Everybody Loves George Reeves!
Is there an actor more beloved than George Reeves? The internet’s full of tribute sites, and his legacy thrives thanks to the release of the Adventures Of Superman series on DVD. TV co-stars Jack Larson and Noel Neill are in constant demand for fan gatherings, though that fraternity is aging fast. I remember in the late 70’s when the Warner Bros. Film Gallery salesman, representing the company’s non-theatrical 16mm arm, came to my college to pitch the new year’s rental package. Part of the proposed deal for the 1975-76 term was a live appearance by Noel Neill, accompanied by a grouping of three Superman episodes. We passed on the booking, but a lot of schools went for it, and no doubt did well, since the student bodies of that period would have all grown up during the peak of Superman’s syndication heyday. Though we’d missed the first-run of these shows, we were now able to see them each weekday afternoon, and the only thing that has ever tempered our pleasure (at least mine) was the knowledge that Superman himself had committed suicide back in 1959. Suicide? That might have been where I was first made to understand the meaning of that dreadful word, and it seemed so unthinkable that such a confidant, likeable, dependable --- well, we could go on. Suffice it to say that Reeve’s death was a reality few of his admirers were willing to accept. As we ventured into adulthood, the spectre of George’s death hung like a baleful shadow over so many of our optimistic assumptions about life and people. This was a dreadful, aberrant thing that upset an otherwise well-ordered equation. Could the acquired wisdom of our middle-age ever really explain George’s passing? The answer finally was to question it. Dig deep into the record and find out what really happened, just like Helen Bessalo when she launched her own investigation of the incident right after it all happened. Mrs. Bessalo got nowhere, but we would! Our army of boomer sleuths was determined to uncover and reveal the truth, and that truth would exonerate George. Finally, the emotional burden we’d carried from childhood would be lifted, with the essential fact at last revealed --- George Reeves did not commit suicide at all. At the very least, it was an accident. In fact, there’s a very good chance it was murder. After all, just look at that bungled investigation, and why did George’s fiancee, Lenore Lemmon, leave town that very morning, never to return? And what about those people downstairs when the shot rang out? What did they really hear? It was over an hour before anyone called the cops. What was that all about? Anyway, you get the picture. There were enough shifty maneuvers and sudden disappearances (of property as well as people) to call the whole thing into question. We’ll never know the truth of what happened, of course. Everybody in the house that night is either dead or untraceable. For pity’s sake, it was over 45 years ago! Might just as well get along with our lives and do the best we can with whatever assumptions we choose for our own peace of mind.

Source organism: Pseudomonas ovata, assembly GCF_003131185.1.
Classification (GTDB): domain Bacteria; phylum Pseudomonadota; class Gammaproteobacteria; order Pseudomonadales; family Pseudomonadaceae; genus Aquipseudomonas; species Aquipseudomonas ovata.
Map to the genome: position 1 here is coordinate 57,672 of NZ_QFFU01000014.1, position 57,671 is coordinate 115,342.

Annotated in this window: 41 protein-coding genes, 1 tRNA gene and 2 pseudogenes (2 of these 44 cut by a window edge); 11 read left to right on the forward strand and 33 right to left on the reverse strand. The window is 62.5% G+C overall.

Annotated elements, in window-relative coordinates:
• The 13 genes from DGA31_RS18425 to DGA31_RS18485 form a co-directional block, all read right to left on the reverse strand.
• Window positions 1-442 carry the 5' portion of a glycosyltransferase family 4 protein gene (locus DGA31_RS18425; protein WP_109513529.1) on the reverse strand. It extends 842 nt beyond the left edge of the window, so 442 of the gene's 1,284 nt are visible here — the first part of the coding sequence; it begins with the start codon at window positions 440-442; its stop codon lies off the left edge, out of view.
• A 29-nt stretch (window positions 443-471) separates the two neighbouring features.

These stills remind us that George once had a promising career in features. A lot of small parts, even bits, but by the early forties, George looked like he was going places. He was Hoppy’s sidekick in a brace of westerns, and had leads in some other B’s. Calling All Husbands was a nice part in a Warners programmer, and George sure looks like star material. A really big break was So Proudly We Hail, as shown here with Claudette Colbert. That was a major hit, and director Mark Sandrich promised he’d give George a larger push right after the war. Well, Mark died, and by the time George got back from his own service hitch, the momentum was lost. From there, it was a quick slide. More bits, serials, and finally Superman. We could talk forever about George. What a fascinating life, and what a wonderful actor! There’s a new book just out on George’s movie career, by the way. We just heard about it this morning while reading the new issue of Cult Movies magazine at breakfast. Here’s the Amazon LINK.